Pectoral girdle arciferal and robust ( Fig. 3 View FIGURE 3 C). Procoracoid and epicoracoid fused and completely ossified. Procoracoid and epicoracoid synostotically united with clavicle, coracoid, and scapula. Suprascapula expanded, with anterior half ossified as cleithrum. Omosternum and sternum absent. Ventral column composed of eight nonimbricate vertebrae and hyperossified spinal process of vertebrae. Atlas (first pressacral vertebra) lacks transverse process. Presence of paravertebral and spinal plates well developed and ornamented. Spinal plates associated with the spinal process of all presacral and sacral vertebrae.

First spinal plate (vertebra II) broad; trapezium convex-shaped; second spinal plate (vertebra III) thin, almost rectangle convex-shaped and nearly joint with principal group of dorsal plates. Dorsally, the paravertebral plate completely conceals the transverse process of vertebra IV-VII, and partially covers the posterior tip of transverse process of vertebra III. Lateral edge of the paravertebral plates almost rounded; anterior and posterior corners reach the level of transverse process of vertebra II and almost the sacral diapophysis, respectively. Paravertebral plates fused medially to the block consisting of the fusion of spinal plates IV–VII (VIII in some individuals). Ventrally, transverse process of vertebrae IV and V fused to the paravertebral plates. Dorsally, the central of each paravertebral plate has an elevation that provides a convex shape. Parotic, cranial, spinal and paravertebral plates ornamented with dermal roofing bones.

Forearm slightly shorter than humerus. Radius and ulna fused and distinguishable. Manus with distal carpals (I–V) fused, with centrale, radiale and ulnare about the same size. Prepollex very reduced, with one element. Phalangeal formula 1-2-3-1 ( Fig. 3 View FIGURE 3 A). Tips of the terminal phalangeal elements of fingers arrow-shaped. Tibia and fibula fused, distinguishable, forming tibiafibula. Tibiafibula and femur of approximately the same length. Tibiale and fibulare fused at their distal and proximal ends, not fused medially. Hindlimbs with tarsal elements I, II, III present, and IV–V absent; centrale present. One very-reduced prehallical element. Phalangeal formula 1-2-3-4-1 ( Fig. 3 View FIGURE 3 B). Tips of terminal phalangeal elements of toes II, III and IV arrow shaped. Toes I and V reduced with terminal phalangeal element rounded in shape.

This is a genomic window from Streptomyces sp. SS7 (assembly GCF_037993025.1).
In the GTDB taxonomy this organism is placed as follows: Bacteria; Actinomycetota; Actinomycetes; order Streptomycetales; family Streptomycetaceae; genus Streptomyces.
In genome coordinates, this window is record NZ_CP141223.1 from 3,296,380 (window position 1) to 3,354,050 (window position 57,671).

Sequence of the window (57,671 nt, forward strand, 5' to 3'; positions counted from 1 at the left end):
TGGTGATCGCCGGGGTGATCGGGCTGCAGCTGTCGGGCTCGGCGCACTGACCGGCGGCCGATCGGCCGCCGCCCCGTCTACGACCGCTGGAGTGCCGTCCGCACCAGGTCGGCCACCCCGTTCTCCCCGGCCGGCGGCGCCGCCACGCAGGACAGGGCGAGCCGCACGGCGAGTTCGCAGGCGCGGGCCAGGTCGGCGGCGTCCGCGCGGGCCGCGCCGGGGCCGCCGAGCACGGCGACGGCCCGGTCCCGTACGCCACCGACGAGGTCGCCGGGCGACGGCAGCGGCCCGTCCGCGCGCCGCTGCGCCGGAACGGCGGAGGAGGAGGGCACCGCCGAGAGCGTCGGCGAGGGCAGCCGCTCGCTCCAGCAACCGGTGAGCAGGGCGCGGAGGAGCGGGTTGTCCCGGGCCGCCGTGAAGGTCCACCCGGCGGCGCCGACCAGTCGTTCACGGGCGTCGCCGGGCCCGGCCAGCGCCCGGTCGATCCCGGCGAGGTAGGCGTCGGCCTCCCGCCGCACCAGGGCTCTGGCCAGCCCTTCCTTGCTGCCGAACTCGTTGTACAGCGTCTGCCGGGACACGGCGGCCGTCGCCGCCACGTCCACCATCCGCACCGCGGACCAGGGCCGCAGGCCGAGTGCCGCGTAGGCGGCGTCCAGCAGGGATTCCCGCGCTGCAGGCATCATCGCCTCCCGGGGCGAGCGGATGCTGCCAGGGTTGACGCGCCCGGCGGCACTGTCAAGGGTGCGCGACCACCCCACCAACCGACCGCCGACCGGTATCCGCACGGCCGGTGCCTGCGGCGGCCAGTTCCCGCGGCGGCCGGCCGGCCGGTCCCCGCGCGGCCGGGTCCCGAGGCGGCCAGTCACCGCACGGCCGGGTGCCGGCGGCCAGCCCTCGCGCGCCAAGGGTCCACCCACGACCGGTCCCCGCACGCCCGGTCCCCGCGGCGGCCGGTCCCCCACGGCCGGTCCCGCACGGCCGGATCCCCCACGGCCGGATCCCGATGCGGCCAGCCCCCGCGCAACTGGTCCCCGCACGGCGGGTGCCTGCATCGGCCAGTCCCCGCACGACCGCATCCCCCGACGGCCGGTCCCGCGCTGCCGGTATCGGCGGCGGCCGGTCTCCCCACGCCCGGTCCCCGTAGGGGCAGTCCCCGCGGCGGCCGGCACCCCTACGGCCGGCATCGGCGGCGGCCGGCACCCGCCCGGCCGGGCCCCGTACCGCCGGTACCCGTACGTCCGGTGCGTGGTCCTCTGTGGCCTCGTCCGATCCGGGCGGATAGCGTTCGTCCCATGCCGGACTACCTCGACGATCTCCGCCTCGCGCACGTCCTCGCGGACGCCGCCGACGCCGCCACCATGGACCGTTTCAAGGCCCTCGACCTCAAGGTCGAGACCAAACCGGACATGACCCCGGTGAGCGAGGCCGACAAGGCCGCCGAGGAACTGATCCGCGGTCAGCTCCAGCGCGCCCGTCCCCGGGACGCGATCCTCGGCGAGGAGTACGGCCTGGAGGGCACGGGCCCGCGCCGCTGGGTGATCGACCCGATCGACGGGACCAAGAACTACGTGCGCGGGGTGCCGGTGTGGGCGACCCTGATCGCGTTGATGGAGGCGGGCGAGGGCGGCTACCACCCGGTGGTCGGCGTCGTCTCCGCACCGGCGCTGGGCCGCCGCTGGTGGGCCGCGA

Histology. Histological analysis showed a connective tissue covering the dorsal musculature (epimysium), and between muscle fibers (perimysium and endomysium) ( Fig. 4 View FIGURE 4 A-D). This tissue presented spots of extracellular matrix containing dark pigments, which were reflected in the macroscopy of fixed specimens as well ( Fig. 1 View FIGURE 1 A).